“For everything that depends on free satellite imagery. It's not possible to access detailed information daily. Will you ask Facebook or SpaceX's Starlink to point their satellites at a town in Senegal for two days to get the data you need on road conditions, accessibility, hospitals, or agricultural areas for planning purposes?  The answer is simply NO. That's why we're currently working with local stakeholders in the holy city of Touba on a project to help the organizers of the Magal pilgrimage (The Magal of Touba is the most important religious festival of the Mouride (Muslim) brotherhood in Senegal. Every year, thousands of people from all over the world travel to Touba to commemorate the exile of the Brotherhood's founder, Sheikh Ahmadou Bamba, to Gabon in 1895. It has been celebrated in Touba, Senegal, since 1928, the year following Bamba's death. For information, In 2011, the Grand Magal attracted more than three million pilgrims. Terrible accidents occur on the road to and around Touba, as millions travel there. Using our drones to collect data and making sure the data is used for decision-making, we're trying to show how good planning will help the local authorities, in particular the mayor and religious leaders of Touba, to organize the safest routes for people to get in and out of the city". The same data will also be used to assess the best way of combating flooding, as this year's celebrations coincide with the rainy season in Senegal, and Touba is a city prone to flooding."
Tiamayou Radji, Director, Senegal Flying Labs

EPFL Nairobi 219

#4: Drones have multiple applications ...

... and are used to solve various humanitarian, environmental, development, and even healthcare-related problems. Members of the Flying Labs Network have used drones for diverse projects, including monitoring migratory birds in Senegal; mangrove restoration; delivery of essential medical supplies in remote, mountainous regions of Nepal with poor access to healthcare; mosquito larva siding in Zanzibar to eliminate breeding sites for mosquitoes that spread malaria; detecting and controlling illegal logging and mining in the jungles of Peru; mapping flooded informal settlements in Fiji for better urban planning; food security and reforestation projects in Kenya; improving traffic in cities such as Nairobi and more efficiently spraying fertilizer and pesticides in large tracts of land in Côte d’Ivoire and hundreds. This is just a handful of drone projects amongst the hundreds of projects and training Flying Labs have led over the past years.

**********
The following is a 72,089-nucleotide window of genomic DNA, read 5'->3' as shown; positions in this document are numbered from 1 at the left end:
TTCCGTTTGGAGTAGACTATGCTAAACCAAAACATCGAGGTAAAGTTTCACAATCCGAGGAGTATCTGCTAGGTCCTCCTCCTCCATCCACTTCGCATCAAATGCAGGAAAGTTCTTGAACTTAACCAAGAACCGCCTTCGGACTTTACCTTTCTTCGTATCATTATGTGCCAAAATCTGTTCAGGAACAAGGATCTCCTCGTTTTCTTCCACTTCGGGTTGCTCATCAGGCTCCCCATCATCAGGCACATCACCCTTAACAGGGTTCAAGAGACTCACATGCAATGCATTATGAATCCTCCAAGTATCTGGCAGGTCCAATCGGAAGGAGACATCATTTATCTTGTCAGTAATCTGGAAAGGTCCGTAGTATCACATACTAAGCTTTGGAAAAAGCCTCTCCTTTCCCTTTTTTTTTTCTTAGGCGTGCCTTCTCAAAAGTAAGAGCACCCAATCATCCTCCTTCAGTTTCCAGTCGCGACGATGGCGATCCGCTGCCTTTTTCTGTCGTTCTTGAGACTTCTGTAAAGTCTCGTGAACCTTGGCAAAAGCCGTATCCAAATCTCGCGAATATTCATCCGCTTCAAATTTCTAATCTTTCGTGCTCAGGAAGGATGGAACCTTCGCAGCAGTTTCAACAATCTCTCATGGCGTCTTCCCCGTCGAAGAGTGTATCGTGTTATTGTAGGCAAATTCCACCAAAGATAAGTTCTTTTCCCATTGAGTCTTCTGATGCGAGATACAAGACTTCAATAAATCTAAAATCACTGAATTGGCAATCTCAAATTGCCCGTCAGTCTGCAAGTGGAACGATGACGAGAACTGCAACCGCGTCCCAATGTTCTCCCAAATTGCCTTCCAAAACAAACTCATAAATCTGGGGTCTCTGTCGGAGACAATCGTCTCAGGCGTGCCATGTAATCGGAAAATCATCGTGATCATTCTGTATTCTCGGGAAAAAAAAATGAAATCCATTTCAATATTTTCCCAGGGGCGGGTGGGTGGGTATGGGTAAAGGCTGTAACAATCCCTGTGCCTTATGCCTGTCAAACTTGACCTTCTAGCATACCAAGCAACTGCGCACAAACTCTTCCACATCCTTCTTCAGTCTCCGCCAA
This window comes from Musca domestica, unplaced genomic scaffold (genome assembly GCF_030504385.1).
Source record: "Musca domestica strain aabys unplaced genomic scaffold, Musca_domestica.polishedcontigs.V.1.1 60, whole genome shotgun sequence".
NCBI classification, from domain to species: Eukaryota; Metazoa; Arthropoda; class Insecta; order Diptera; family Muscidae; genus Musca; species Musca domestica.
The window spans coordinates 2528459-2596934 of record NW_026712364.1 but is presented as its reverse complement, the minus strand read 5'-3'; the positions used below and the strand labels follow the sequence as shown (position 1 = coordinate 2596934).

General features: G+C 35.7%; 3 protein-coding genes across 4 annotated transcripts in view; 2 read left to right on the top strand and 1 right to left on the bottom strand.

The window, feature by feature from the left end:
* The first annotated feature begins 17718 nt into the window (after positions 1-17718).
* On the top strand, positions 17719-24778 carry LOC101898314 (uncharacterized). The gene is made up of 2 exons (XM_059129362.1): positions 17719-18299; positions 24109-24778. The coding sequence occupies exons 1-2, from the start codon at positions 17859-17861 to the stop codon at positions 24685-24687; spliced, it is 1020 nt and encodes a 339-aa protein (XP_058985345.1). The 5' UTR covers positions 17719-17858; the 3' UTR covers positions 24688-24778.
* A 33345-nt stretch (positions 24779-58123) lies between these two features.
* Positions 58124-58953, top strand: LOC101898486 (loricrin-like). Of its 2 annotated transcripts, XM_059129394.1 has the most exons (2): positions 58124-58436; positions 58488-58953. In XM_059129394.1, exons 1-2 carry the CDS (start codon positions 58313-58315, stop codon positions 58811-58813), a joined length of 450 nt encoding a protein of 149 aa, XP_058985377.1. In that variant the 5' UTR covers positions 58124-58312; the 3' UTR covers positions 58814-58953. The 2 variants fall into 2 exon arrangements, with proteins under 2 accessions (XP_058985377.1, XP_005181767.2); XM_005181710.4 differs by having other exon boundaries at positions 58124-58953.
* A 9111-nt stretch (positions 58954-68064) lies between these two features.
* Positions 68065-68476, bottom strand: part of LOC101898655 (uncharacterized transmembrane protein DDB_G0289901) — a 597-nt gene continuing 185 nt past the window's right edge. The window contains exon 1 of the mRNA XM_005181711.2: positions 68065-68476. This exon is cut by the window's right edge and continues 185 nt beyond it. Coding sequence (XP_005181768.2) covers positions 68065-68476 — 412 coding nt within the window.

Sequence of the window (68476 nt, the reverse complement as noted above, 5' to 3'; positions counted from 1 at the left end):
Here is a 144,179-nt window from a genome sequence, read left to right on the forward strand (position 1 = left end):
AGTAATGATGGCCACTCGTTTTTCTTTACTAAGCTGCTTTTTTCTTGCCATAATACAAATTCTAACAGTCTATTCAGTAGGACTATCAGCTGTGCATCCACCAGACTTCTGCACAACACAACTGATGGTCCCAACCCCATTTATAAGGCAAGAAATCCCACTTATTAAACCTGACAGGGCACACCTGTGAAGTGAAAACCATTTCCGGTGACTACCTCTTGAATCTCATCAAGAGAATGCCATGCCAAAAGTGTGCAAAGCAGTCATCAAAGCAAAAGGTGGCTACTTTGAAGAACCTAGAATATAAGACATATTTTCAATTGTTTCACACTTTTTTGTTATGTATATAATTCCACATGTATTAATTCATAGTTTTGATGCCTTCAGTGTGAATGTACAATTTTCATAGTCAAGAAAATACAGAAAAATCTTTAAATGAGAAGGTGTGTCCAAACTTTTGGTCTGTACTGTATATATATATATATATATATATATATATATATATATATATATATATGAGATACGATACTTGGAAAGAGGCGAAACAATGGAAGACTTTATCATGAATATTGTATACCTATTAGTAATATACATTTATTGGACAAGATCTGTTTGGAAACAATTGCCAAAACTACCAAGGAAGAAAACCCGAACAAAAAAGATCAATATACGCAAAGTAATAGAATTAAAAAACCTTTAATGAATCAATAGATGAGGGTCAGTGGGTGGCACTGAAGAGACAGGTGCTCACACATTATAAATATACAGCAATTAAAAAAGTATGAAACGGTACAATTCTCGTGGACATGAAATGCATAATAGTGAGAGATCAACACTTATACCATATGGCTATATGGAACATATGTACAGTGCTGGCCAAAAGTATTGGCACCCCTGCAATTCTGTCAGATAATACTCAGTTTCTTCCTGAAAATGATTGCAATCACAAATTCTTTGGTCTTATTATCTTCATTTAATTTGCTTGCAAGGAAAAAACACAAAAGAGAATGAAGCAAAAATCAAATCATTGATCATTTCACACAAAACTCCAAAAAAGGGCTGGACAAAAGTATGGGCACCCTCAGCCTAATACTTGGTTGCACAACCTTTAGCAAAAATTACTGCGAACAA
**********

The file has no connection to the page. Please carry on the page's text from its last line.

#5: It’s a hands-on, practical approach to teaching and learning STEM. 

Rather than reading about theories, students can apply this knowledge in real time, make mistakes, and troubleshoot through drones. It's a versatile tool for teaching youth STEM and improving their computational thinking and spatial visualization skills. With drones, students can collect data to make informed decisions. 

“When teaching kids about drones, I have learned they are eager to start. You need to explain the basics of the technology, step back and let them get to it. In Fiji, there was a program with young girls. I was going through the content, and finally, they asked, “So when do we get to the fun part?”
Amrita Lal, YouthRobotics Coordinator & GIS Support, WeRobotics

#6: Drones are innovative, new, and exciting ... 

... and having members of the Flying Labs Network introduce them to young and impressionable minds is the first and most important step toward the localization and inclusion of youth. This way, youth can see the technology and its application through a local perspective enriched with local experiences, traditional knowledge, a sense of community, and the foresight for sustainable development. In addition, using drones to teach youth about potentially life-saving applications such as the ones mentioned above ensures that the learning experience is interdisciplinary, engaging, and memorable. This also allows conversation around topics usually not covered in a traditional classroom setting and increases awareness of STEM.